This is the seventh year of successfully running the “work/play day” model. Through this program hundreds of groups and individual volunteers have contributed to maintaining the grounds of the historic Bayou Lacombe Center. The “work” will focus on the maintenance of the camellia gardens and the trails around the property that feature an abundance of azaleas, all in full bloom. Volunteers will also remove unwanted growth and clear the gardens of debris.
Once the work is done the Friends of Louisiana Wildlife Refuges will provide all registered volunteers a light lunch. The “play” will consist of a one hour canoe outing on scenic Bayou Lacombe for those interested.
Volunteers should meet at the refuge headquarters, 61389 La. 434. In order to provide everyone lunch, volunteers are encouraged to RSVP by Thursday, April 4. Call David Stoughton at (985) 882-2025 or email him at email@example.com.
Many other volunteer opportunities can be found on the refuges of the Southeast Louisiana National Wildlife Refuges Complex throughout the year, including helping to staff the Visitor Center in Lacombe and assisting with special events, educational programs and canoe tours on the refuges.
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Chicot State Park near Ville Platte will open a new water playground for the summer 2013 season.
The playground, designed by Ackal Architects of Lafayette and built by True Construction of Jennings, includes tumble buckets, water cannons, fountains, aqua domes, a pavilion and bathrooms.
The $695,000 project replaces the existing 40-plus-year-old swimming pool, which had been subject to water leaks that adversely impacted area water pressure. In addition to the pool’s increasing repair needs, new ADA requirements would demand upgrades that would be cost-prohibitive.
The water playground will be the newest feature at Chicot State Park which includes the Louisiana State Arboretum, vacation cabins, campsites, lodges, a group camp and more than 20 miles of nature trails. The park, located six miles north of Ville Platte on La. 3042, is situated on more than 6,000 acres of rolling hills and around a 2,000-acre reservoir. The park is open 6 a.m.-9 p.m. daily. For more information, call (888) 677-2442.
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A weekly live music series will be held 6:30 p.m.-9:30 p.m. each Friday for nine weeks on Front Street between Everett and Freret streets in historic downtown Morgan City.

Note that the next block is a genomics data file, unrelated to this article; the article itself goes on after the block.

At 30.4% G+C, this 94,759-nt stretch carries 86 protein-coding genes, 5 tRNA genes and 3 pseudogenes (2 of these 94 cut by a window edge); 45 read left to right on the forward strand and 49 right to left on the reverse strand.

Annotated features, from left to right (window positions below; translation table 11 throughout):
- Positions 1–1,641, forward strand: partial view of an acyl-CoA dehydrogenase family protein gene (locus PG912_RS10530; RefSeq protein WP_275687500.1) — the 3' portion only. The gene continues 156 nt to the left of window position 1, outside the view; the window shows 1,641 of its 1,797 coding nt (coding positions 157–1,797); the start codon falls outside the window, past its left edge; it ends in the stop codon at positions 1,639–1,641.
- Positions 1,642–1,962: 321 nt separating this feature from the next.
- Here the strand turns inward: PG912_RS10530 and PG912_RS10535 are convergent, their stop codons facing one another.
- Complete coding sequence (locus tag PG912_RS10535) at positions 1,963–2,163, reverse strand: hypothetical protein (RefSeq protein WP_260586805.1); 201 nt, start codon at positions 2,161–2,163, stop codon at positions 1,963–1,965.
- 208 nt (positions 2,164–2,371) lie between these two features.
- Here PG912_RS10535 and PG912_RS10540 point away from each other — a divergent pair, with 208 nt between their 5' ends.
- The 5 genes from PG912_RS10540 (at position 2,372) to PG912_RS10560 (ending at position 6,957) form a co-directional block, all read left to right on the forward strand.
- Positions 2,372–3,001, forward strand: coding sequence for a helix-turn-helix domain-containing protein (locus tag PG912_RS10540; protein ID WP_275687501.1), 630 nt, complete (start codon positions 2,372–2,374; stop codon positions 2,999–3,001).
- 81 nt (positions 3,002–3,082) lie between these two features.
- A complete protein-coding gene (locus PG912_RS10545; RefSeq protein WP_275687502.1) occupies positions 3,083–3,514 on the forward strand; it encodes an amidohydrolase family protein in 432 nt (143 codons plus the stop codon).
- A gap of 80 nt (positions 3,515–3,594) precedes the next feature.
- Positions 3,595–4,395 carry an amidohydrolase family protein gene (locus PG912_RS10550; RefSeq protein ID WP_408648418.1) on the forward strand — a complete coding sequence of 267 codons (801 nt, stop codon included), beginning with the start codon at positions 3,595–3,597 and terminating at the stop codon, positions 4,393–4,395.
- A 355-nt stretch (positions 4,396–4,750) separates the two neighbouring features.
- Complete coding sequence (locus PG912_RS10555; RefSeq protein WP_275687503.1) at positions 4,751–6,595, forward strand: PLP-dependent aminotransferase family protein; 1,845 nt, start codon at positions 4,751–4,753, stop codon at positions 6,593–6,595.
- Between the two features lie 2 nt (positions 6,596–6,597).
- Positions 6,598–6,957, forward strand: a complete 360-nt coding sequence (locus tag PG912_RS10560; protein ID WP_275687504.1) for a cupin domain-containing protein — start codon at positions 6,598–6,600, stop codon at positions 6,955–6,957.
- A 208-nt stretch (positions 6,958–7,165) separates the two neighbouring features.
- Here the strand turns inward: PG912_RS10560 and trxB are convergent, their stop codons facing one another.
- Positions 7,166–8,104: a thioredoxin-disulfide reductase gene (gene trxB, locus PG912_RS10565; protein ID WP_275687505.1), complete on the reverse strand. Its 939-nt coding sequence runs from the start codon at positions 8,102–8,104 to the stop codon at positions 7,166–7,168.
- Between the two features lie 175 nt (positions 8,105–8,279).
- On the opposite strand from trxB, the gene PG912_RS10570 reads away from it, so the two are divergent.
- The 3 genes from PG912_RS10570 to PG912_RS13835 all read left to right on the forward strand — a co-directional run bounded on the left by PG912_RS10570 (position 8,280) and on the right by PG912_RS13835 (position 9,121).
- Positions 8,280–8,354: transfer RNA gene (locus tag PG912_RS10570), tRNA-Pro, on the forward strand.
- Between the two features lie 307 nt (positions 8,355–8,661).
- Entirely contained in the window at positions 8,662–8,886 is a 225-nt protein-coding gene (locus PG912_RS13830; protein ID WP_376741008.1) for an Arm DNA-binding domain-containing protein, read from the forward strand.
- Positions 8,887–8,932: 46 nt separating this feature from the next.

Don Rich, a Pierre Part native, will kick off this year’s “Rhythms on the River” with a performance on April 5. Rich has been playing music for more than 41 years and enjoys bringing authentic Cajun swamp pop to crowds all around Louisiana. For more information, call (985) 384-9291 or (985) 385-1770.
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The Vernon Arts Council presents its last performance of the 2012-13 season, featuring Jeremy Davis and the Equinox Quintet, at 7 p.m. Monday, April 8, at Celebrations, 108 N. 3rd St., in downtown Leesville.
The group focuses on the Great American songbook, including songs made famous by Frank Sinatra, Dean Martin, Andy Williams, Mel Torme and Tony Bennett. They add a spicy dash of Louisiana soul and include songs from such artists as Ray Charles, Johnny Cash and Roger Miller.
Admission is adults, $15; students, $5; active duty military, free with ID; and under 12, free with adult.
For more information, call the Vernon Parish Tourism Commission at (337) 238-0783.
The Pointe Coupee Parish Office of Tourism, the Iberia Parish Convention & Visitors Bureau, the Friends of Louisiana Wildlife Refuges, the Office of State Parks and the Vernon Parish Tourism Commission provided items for this column. Louisiana Travels is a biweekly column about travel destinations and events in Louisiana. Email items for Louisiana Travels to firstname.lastname@example.org or email@example.com or mail to Judy Bergeron, News Features assistant editor, The Advocate, 7290 Bluebonnet Blvd., Baton Rouge, LA 70810.